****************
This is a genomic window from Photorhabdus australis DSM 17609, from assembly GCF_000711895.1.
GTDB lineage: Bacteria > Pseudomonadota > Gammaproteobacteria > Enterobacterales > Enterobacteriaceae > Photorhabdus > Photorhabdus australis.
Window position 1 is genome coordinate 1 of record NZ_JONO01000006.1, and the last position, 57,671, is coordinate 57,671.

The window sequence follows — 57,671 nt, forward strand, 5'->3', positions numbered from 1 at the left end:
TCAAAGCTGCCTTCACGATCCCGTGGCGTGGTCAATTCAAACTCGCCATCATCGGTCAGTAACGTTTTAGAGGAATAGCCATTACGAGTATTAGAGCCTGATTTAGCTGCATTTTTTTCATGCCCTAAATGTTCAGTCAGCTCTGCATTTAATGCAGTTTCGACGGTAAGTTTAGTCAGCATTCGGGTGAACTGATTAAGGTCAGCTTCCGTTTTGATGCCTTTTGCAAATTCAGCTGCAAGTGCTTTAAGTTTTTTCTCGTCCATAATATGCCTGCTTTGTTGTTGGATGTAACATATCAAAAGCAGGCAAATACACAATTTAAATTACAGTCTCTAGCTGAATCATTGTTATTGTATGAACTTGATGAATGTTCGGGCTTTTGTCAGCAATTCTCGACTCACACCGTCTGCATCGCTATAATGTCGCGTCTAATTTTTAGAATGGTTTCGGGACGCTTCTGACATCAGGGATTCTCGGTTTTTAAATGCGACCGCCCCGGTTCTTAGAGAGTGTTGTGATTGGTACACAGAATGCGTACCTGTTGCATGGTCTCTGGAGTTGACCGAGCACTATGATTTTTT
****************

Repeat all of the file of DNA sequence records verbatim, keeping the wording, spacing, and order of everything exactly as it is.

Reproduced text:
This is a genomic window from Photorhabdus australis DSM 17609, from assembly GCF_000711895.1.
GTDB lineage: Bacteria > Pseudomonadota > Gammaproteobacteria > Enterobacterales > Enterobacteriaceae > Photorhabdus > Photorhabdus australis.
Window position 1 is genome coordinate 1 of record NZ_JONO01000006.1, and the last position, 57,671, is coordinate 57,671.

The window sequence follows — 57,671 nt, forward strand, 5'->3', positions numbered from 1 at the left end:
TCAAAGCTGCCTTCACGATCCCGTGGCGTGGTCAATTCAAACTCGCCATCATCGGTCAGTAACGTTTTAGAGGAATAGCCATTACGAGTATTAGAGCCTGATTTAGCTGCATTTTTTTCATGCCCTAAATGTTCAGTCAGCTCTGCATTTAATGCAGTTTCGACGGTAAGTTTAGTCAGCATTCGGGTGAACTGATTAAGGTCAGCTTCCGTTTTGATGCCTTTTGCAAATTCAGCTGCAAGTGCTTTAAGTTTTTTCTCGTCCATAATATGCCTGCTTTGTTGTTGGATGTAACATATCAAAAGCAGGCAAATACACAATTTAAATTACAGTCTCTAGCTGAATCATTGTTATTGTATGAACTTGATGAATGTTCGGGCTTTTGTCAGCAATTCTCGACTCACACCGTCTGCATCGCTATAATGTCGCGTCTAATTTTTAGAATGGTTTCGGGACGCTTCTGACATCAGGGATTCTCGGTTTTTAAATGCGACCGCCCCGGTTCTTAGAGAGTGTTGTGATTGGTACACAGAATGCGTACCTGTTGCATGGTCTCTGGAGTTGACCGAGCACTATGATTTTTT